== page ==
Friday, November 15, 2019

Dogged and Dogged

found on the internets

The thing about a story is that you dream it as you tell it, hoping that others might then dream along with you, and in this way memory and imagination and language combine to make spirits in the head.

Tim O'Brien, The Things They Carried

I am in a dream these days, some part a deep and abiding sense of being loved and another a nightmare. I walked down the dingy halls of the courthouse earlier this week, dread and bewilderment masked by cheer and a dull gratitude for beloveds flanking me. What does it mean to be unreasonable? The word contempt. Marriage. Divorce. Years. Papers filed by lawyers and a whole system constructed by. By. The halls of justice are really halls. The metaphors of justice do justice.  There must be a system. I stare at the back of a head whose folds I know. Metta. The Virgin Mary. Those old tricks. I age ten years. I dig for humor some days later, dogged and dogged and find it in the 55+ menu at IHOP where I am not questioned and order a full plate breakfast of eggs, sausage, toast and hash browns. The coffee was good.

Sunday, November 10, 2019

When You Can't Stop Crying

I've been hearing all kinds of wise talk these days as I seek the counsel of people who love me. Yesterday, after twisting needles into parts of me that were clearly storing an inordinate amount of anguish, Dr. Jin spoke about Chinese armies who fight one another.  The side that doesn't want to fight or who is fighting out of integrity and truth against evil wins, she said in so many heavily accented words. Regardless of outcome. This felt strangely reassuring.

Today I was told by one of Sophie's caregivers that when you can't stop crying, you haven't cried enough.

Sunday, November 3, 2019

Pictures, You Need Pictures: Part 3: Florence

Enough! you say? Well, Henry and I left Rome on a train after two glorious days and headed to Florence where he's been living and studying at the Gonzaga University campus. After Los Angeles and New York, Florence is my very favorite city. I can't adequately explain the impact on me when I first visited in 1985, but it hit me all over again fifteen years ago and yes, all over again in 2019.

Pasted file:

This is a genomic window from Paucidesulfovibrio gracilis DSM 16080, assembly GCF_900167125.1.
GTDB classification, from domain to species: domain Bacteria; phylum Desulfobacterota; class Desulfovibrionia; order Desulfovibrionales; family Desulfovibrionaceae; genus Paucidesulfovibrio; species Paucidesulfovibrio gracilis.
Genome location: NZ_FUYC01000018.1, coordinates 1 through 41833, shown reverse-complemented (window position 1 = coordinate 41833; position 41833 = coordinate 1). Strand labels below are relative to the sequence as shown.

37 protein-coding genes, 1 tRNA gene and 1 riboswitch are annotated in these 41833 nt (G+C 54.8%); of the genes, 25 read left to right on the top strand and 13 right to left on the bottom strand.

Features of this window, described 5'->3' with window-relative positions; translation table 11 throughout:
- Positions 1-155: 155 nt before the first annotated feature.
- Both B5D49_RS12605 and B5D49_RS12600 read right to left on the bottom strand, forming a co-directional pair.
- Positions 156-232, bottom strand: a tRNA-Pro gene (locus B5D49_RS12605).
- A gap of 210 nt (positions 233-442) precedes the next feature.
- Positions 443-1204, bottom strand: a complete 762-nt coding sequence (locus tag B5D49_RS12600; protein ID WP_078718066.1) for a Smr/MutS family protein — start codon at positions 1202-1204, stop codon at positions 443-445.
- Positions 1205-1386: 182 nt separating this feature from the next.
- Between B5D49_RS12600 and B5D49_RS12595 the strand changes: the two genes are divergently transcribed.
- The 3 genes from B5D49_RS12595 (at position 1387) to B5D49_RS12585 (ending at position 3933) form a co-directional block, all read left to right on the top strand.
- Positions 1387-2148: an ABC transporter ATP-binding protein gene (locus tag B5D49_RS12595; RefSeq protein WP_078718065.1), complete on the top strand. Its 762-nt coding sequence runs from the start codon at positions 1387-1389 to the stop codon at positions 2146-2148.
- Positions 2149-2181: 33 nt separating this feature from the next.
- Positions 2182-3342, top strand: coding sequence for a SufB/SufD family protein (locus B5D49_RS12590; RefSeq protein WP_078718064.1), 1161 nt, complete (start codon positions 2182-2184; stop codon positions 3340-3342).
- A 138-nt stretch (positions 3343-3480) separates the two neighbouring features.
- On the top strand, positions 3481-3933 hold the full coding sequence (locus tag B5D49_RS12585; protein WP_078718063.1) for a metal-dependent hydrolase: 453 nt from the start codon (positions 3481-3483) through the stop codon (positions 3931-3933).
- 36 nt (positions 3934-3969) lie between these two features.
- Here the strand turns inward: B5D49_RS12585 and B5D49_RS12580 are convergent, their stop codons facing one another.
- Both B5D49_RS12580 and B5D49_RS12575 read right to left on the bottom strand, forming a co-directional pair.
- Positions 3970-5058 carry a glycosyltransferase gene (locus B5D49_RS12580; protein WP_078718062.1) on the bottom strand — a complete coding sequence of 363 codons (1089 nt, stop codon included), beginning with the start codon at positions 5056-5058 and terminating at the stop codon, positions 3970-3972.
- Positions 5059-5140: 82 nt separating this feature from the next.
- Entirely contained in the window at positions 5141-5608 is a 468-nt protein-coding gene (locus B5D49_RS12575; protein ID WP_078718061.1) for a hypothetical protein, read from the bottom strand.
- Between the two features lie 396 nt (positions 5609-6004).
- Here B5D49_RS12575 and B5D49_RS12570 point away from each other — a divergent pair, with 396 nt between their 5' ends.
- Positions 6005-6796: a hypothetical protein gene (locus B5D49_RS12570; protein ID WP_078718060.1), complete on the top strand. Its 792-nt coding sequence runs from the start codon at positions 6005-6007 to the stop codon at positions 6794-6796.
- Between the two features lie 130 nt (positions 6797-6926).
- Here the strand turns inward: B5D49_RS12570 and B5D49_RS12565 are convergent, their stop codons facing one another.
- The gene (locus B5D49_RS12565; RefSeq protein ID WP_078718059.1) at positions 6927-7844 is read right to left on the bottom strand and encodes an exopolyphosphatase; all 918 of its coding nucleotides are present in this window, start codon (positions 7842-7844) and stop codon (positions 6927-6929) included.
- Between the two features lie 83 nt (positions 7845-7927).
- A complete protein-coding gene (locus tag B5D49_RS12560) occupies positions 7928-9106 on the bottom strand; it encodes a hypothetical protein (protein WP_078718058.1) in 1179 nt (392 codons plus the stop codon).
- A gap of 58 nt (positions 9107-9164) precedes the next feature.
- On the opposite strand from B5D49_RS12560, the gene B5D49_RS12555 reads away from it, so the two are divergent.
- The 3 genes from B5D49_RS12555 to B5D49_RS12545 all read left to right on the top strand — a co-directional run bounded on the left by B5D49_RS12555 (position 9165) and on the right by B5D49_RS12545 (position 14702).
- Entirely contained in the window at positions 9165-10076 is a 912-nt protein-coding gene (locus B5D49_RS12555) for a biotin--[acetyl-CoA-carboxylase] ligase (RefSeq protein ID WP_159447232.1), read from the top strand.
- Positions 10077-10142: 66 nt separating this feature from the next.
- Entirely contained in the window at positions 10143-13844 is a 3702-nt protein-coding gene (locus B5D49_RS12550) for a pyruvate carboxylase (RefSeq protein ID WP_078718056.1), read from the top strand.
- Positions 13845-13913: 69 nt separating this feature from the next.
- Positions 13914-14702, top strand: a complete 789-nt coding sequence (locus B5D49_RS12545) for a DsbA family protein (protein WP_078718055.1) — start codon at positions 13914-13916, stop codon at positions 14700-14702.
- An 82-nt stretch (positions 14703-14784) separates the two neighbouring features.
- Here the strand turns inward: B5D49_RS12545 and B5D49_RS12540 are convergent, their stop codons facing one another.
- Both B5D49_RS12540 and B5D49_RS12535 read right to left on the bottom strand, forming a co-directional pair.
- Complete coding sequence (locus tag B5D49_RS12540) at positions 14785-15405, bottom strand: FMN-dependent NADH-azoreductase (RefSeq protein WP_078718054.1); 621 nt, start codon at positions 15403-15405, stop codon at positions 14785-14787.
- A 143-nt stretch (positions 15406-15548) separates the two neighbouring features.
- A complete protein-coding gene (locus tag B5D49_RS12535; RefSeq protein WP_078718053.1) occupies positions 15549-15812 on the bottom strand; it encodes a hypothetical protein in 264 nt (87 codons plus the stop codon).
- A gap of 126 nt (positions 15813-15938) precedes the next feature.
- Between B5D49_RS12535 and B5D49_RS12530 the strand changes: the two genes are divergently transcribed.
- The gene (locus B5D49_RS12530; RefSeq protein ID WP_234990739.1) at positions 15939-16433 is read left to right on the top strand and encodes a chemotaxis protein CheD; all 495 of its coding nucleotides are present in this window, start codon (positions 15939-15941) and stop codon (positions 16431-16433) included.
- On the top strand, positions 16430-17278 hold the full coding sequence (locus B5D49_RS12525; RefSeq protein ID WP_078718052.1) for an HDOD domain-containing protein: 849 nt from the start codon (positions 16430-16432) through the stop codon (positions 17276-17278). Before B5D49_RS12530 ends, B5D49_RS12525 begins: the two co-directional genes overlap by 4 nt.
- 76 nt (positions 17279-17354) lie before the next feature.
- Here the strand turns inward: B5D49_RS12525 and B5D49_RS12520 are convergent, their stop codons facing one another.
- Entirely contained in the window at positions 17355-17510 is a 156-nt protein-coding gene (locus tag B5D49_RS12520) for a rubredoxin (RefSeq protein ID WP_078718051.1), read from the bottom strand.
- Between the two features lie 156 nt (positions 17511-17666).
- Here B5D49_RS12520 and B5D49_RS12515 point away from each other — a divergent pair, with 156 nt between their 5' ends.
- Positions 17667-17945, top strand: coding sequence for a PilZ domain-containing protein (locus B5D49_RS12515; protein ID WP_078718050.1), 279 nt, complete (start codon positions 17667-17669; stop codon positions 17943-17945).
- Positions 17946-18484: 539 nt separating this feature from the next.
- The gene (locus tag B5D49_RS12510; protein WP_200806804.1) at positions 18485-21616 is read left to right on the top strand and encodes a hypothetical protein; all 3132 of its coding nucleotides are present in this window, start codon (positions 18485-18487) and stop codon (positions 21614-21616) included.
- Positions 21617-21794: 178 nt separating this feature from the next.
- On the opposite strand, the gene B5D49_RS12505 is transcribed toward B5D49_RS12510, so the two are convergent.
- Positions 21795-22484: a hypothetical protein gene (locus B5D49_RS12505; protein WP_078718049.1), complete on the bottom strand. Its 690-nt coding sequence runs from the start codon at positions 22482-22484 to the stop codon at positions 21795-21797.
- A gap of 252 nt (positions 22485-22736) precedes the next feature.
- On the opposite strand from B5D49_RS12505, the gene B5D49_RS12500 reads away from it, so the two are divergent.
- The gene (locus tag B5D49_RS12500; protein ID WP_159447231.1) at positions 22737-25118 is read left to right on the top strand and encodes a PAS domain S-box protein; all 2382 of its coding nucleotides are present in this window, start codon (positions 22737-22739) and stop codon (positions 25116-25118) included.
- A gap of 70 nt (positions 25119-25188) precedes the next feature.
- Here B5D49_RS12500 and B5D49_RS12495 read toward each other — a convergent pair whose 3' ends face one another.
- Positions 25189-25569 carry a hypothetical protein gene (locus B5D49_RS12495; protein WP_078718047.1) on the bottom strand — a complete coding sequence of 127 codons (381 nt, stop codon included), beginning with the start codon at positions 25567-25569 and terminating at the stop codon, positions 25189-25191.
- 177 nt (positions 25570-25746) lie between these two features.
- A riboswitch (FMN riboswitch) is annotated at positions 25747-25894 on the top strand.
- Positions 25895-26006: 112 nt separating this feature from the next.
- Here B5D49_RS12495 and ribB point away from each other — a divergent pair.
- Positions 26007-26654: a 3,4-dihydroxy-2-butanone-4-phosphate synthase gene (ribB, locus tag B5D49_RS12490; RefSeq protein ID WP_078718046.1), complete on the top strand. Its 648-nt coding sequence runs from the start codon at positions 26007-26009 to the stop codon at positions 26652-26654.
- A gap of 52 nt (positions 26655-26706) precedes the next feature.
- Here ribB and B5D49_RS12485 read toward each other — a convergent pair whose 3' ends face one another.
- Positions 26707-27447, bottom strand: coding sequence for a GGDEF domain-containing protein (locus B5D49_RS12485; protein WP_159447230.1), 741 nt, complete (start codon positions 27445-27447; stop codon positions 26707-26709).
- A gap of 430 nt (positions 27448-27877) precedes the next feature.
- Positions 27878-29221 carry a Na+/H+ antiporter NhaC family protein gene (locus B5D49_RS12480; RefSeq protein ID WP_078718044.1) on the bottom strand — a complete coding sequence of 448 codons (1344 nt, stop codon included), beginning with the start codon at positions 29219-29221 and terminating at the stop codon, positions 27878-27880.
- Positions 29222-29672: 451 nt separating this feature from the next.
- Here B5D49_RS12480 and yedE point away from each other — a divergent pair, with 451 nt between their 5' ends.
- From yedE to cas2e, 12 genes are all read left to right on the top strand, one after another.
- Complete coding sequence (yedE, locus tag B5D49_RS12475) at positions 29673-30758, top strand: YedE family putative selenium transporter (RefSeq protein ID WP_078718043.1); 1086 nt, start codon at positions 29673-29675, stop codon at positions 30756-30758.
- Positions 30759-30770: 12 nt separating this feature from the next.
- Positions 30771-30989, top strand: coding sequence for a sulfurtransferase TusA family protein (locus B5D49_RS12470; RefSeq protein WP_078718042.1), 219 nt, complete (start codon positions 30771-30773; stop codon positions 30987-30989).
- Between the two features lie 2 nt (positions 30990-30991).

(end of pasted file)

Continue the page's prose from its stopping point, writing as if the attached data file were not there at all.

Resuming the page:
I did my pilgrimage to the monastery where Fra Angelico painted the frescoes, where strangely amongst the din that is Europe and its tourists, the place remains supremely quiet and near-empty.

And then, of course, around the corner and up the stairs...

The Annunciation.



I might be smiling in the above photo, but I am also slowly dying as we walked through the city over the river and up the steepest hill I've ever climbed in stupid shoes to the Piazza Michelangelo. It overlooks the entire city, and the view was entirely worth the effort. In fact, if I'd died up there, it would have been just fine.

On our last night we ate at this famous restaurant called 13 Gobbi. We had anchovies first, followed by pasta with mozzarella, and then I had eggplant parmesan and Henry had Milanese. It was easily one of the best meals I've ever had, but to tell you the truth, all the food in Italy is crazily sublime. How is that even possible? (It feels ridiculous posting these poorly lit photos, but I'm going to, anyway):

This is just a crazily lit photo of a gorgeous building near the restaurant. We walked the long way home. Henry dropped me off at my pensione, hugged me good-bye and left for his own. I left the next morning for the west coast of Los Angeles, filled with gratitude for this time spent away.

P.S. For all those who've asked after us, we are safe and far enough away from the fires to only be affected by smoke and bad air quality. We have many friends who were affected, though, who had to flee in the middle of the night. My heart goes out to all those who lost their homes, their possessions, their livelihoods. California is a fiercely beautiful state, and I am grateful to have lived here for over twenty years.


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